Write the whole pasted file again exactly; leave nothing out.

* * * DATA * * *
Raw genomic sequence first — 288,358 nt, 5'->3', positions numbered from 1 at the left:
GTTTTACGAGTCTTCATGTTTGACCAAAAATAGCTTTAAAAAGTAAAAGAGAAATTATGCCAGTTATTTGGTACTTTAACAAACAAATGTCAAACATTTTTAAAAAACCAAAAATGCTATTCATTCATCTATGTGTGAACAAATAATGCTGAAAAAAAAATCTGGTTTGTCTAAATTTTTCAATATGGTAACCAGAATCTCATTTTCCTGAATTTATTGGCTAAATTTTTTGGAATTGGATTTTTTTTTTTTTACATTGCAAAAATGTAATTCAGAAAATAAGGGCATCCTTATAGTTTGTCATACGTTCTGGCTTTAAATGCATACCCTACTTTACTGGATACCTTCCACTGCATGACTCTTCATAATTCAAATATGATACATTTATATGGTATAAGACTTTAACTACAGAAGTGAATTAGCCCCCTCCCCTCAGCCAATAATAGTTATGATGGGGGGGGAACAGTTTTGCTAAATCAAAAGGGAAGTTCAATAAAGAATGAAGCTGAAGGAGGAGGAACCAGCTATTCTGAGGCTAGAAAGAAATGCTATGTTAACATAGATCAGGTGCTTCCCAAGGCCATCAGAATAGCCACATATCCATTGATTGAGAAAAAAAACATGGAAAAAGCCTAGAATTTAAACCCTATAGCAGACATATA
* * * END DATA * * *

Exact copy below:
Raw genomic sequence first — 288,358 nt, 5'->3', positions numbered from 1 at the left:
GTTTTACGAGTCTTCATGTTTGACCAAAAATAGCTTTAAAAAGTAAAAGAGAAATTATGCCAGTTATTTGGTACTTTAACAAACAAATGTCAAACATTTTTAAAAAACCAAAAATGCTATTCATTCATCTATGTGTGAACAAATAATGCTGAAAAAAAAATCTGGTTTGTCTAAATTTTTCAATATGGTAACCAGAATCTCATTTTCCTGAATTTATTGGCTAAATTTTTTGGAATTGGATTTTTTTTTTTTTACATTGCAAAAATGTAATTCAGAAAATAAGGGCATCCTTATAGTTTGTCATACGTTCTGGCTTTAAATGCATACCCTACTTTACTGGATACCTTCCACTGCATGACTCTTCATAATTCAAATATGATACATTTATATGGTATAAGACTTTAACTACAGAAGTGAATTAGCCCCCTCCCCTCAGCCAATAATAGTTATGATGGGGGGGGAACAGTTTTGCTAAATCAAAAGGGAAGTTCAATAAAGAATGAAGCTGAAGGAGGAGGAACCAGCTATTCTGAGGCTAGAAAGAAATGCTATGTTAACATAGATCAGGTGCTTCCCAAGGCCATCAGAATAGCCACATATCCATTGATTGAGAAAAAAAACATGGAAAAAGCCTAGAATTTAAACCCTATAGCAGACATATA